“The Magic of Love”, by Helen Steiner Rice (back to top of page)
“Love is like magic, and it always will be,
For love still remains life’s sweet mystery.
Love works in ways that are wondrous and strange,
And there’s nothing in life that love cannot change!
Love can transform the most commonplace
Into beauty and splendor and sweetness and grace.
Love is unselfish, understanding and kind,
For it sees with its heart, and not with its mind.
Love is the answer that everyone seeks;
Love is the language that every heart speaks.
Love can’t be bought, it is priceless and free.
Love, like pure magic, is life’s sweet mystery!!”
“Sonnet XLIII”, from “Sonnets from the Portuguese”, by Elizabeth Barrett Browning (back to top of page)
“How do I love thee? Let me count the ways.
I love thee to the depth and breadth and height
My soul can reach, when feeling out of sight
For the ends of Being and ideal Grace.
I love thee to the level of every day’s
Most quiet need, by sun and candle-light.
I love thee freely, as men strive for Right;
I love thee purely, as they turn from Praise.
I love thee with the passion put to use
In my old griefs, and with my childhood’s faith.
I love thee with a love I seemed to lose
With my lost saints, — I love thee with the breath,
Smiles, tears, of all my life! — and, if God choose,
I shall but love thee better after death.”
“Sooner or Later” (anonymous) (back to top of page)
“Sooner or later we begin to understand that love is more than verses on valentines, and romance in the movies. We begin to know that love is here and now, real and true, the most important thing in our lives. For love is the creator of our favorite memories, and the foundation of our fondest dreams. Love is a promise that is always kept, a fortune that can never be spent, a seed that can flourish in even the most unlikely of places. And this radiance that never fades, this mysterious and magical joy, is the greatest treasure of all — one known only by those who love.”
“Hug O’ War”, by Shel Silverstein (back to top of page)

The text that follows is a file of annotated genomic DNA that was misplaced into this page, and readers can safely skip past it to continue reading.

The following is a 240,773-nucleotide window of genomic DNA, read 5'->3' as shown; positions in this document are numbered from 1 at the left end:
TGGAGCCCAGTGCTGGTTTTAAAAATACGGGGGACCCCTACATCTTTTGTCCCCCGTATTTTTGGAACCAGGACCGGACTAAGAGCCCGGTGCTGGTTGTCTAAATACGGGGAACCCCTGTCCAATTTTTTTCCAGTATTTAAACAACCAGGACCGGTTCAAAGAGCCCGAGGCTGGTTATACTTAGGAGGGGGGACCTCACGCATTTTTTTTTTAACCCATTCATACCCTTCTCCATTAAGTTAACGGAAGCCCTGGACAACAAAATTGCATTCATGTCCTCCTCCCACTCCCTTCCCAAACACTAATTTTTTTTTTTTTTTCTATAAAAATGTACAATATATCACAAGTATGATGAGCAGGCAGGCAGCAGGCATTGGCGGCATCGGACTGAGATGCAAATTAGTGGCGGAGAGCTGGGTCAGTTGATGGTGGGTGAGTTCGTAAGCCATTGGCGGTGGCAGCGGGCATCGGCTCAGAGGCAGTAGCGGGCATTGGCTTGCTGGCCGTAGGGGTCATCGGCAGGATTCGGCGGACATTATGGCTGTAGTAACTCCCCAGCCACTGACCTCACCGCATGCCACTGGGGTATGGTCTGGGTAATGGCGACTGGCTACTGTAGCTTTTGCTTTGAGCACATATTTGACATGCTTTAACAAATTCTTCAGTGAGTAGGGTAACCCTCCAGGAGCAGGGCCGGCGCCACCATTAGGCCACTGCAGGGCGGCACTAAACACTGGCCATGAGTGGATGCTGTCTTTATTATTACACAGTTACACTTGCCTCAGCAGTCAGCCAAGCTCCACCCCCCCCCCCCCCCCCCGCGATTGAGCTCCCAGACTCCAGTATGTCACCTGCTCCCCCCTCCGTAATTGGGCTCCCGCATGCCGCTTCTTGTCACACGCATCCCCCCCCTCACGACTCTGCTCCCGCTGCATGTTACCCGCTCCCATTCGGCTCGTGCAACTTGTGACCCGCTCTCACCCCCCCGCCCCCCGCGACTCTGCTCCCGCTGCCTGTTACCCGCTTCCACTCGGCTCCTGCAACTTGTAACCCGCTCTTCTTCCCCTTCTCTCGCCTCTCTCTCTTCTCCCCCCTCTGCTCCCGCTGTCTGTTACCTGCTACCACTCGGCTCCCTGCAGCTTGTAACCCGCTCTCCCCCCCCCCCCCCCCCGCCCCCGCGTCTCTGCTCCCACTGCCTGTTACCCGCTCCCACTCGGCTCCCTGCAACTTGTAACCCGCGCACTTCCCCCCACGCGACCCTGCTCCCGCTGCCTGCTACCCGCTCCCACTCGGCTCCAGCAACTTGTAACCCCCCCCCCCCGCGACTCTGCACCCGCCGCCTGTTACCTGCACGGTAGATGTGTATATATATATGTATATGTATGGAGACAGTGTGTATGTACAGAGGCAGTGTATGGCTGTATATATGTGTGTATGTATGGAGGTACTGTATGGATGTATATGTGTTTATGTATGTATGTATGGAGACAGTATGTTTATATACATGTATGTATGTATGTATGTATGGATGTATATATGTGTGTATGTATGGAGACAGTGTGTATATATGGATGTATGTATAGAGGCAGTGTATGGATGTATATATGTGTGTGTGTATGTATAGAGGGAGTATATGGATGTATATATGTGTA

“I will not play at tug o’ war. I’d rather play at hug o’ war, where everyone hugs instead of tugs, where everyone giggles, and rolls on the rug, where everyone kisses, and everyone grins, and everyone cuddles, and everyone wins.”
“Sonnet 17”, by Pablo Neruda (back to top of page)
“I don’t love you as if you were the salt-rose, topaz or arrow of carnations that propagate fire: I love you as certain dark things are loved, secretly, between the shadow and the soul. I love you as the plant that doesn’t bloom, and carries hidden within itself the light of those flowers, and thanks to your love, darkly in my body lives the dense fragrance that rises from the earth. I love you without knowing how, or when, or from where, I love you simply, without problems or pride: I love you in this way because I know no other way of loving but this, in which there is no I or you; so intimate that your hand upon my chest is my hand, so intimate that when I fall asleep it is your eyes that close.”
“The Promise”, by Heather Berry (back to top of page)
“Within this blessed union of souls, where two hearts intertwine to become one, there lies a promise. Perfectly born, divinely created, and intimately shared, it is a place where the hope and majesty of beginnings reside. Where all things are made possible by the astounding love shared by two spirits. As you hold each other’s hands in this promise, and eagerly look into the future in each other’s eyes, may your unconditional love and devotion take you to places were you’ve both only dreamed. Where you’ll dwell for a lifetime of happiness, sheltered in the warmth of each other’s arms.”